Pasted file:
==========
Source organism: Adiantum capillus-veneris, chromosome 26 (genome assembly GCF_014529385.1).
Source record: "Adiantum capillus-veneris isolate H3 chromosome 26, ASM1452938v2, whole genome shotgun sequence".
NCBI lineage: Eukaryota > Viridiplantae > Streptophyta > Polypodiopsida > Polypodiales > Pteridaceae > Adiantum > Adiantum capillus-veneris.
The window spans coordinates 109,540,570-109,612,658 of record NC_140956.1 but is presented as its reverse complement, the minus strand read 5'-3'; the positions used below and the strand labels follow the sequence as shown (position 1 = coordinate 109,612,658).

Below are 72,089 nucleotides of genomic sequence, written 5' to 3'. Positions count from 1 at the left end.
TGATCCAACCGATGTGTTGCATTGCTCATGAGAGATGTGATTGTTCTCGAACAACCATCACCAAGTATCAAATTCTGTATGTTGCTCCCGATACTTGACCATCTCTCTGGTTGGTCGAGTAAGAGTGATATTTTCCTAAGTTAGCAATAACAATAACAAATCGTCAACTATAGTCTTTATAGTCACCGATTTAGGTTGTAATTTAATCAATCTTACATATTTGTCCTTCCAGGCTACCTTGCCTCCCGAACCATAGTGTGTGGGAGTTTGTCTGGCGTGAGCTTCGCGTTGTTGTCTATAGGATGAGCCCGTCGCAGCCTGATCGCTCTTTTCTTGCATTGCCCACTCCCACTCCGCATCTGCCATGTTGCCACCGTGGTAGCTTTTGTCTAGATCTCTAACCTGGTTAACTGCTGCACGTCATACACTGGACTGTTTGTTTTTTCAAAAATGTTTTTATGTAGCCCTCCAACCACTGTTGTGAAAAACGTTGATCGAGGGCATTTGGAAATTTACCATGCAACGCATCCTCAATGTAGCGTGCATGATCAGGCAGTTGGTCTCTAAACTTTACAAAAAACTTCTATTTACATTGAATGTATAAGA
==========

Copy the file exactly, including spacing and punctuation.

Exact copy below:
Source organism: Adiantum capillus-veneris, chromosome 26 (genome assembly GCF_014529385.1).
Source record: "Adiantum capillus-veneris isolate H3 chromosome 26, ASM1452938v2, whole genome shotgun sequence".
NCBI lineage: Eukaryota > Viridiplantae > Streptophyta > Polypodiopsida > Polypodiales > Pteridaceae > Adiantum > Adiantum capillus-veneris.
The window spans coordinates 109,540,570-109,612,658 of record NC_140956.1 but is presented as its reverse complement, the minus strand read 5'-3'; the positions used below and the strand labels follow the sequence as shown (position 1 = coordinate 109,612,658).

Below are 72,089 nucleotides of genomic sequence, written 5' to 3'. Positions count from 1 at the left end.
TGATCCAACCGATGTGTTGCATTGCTCATGAGAGATGTGATTGTTCTCGAACAACCATCACCAAGTATCAAATTCTGTATGTTGCTCCCGATACTTGACCATCTCTCTGGTTGGTCGAGTAAGAGTGATATTTTCCTAAGTTAGCAATAACAATAACAAATCGTCAACTATAGTCTTTATAGTCACCGATTTAGGTTGTAATTTAATCAATCTTACATATTTGTCCTTCCAGGCTACCTTGCCTCCCGAACCATAGTGTGTGGGAGTTTGTCTGGCGTGAGCTTCGCGTTGTTGTCTATAGGATGAGCCCGTCGCAGCCTGATCGCTCTTTTCTTGCATTGCCCACTCCCACTCCGCATCTGCCATGTTGCCACCGTGGTAGCTTTTGTCTAGATCTCTAACCTGGTTAACTGCTGCACGTCATACACTGGACTGTTTGTTTTTTCAAAAATGTTTTTATGTAGCCCTCCAACCACTGTTGTGAAAAACGTTGATCGAGGGCATTTGGAAATTTACCATGCAACGCATCCTCAATGTAGCGTGCATGATCAGGCAGTTGGTCTCTAAACTTTACAAAAAACTTCTATTTACATTGAATGTATAAGA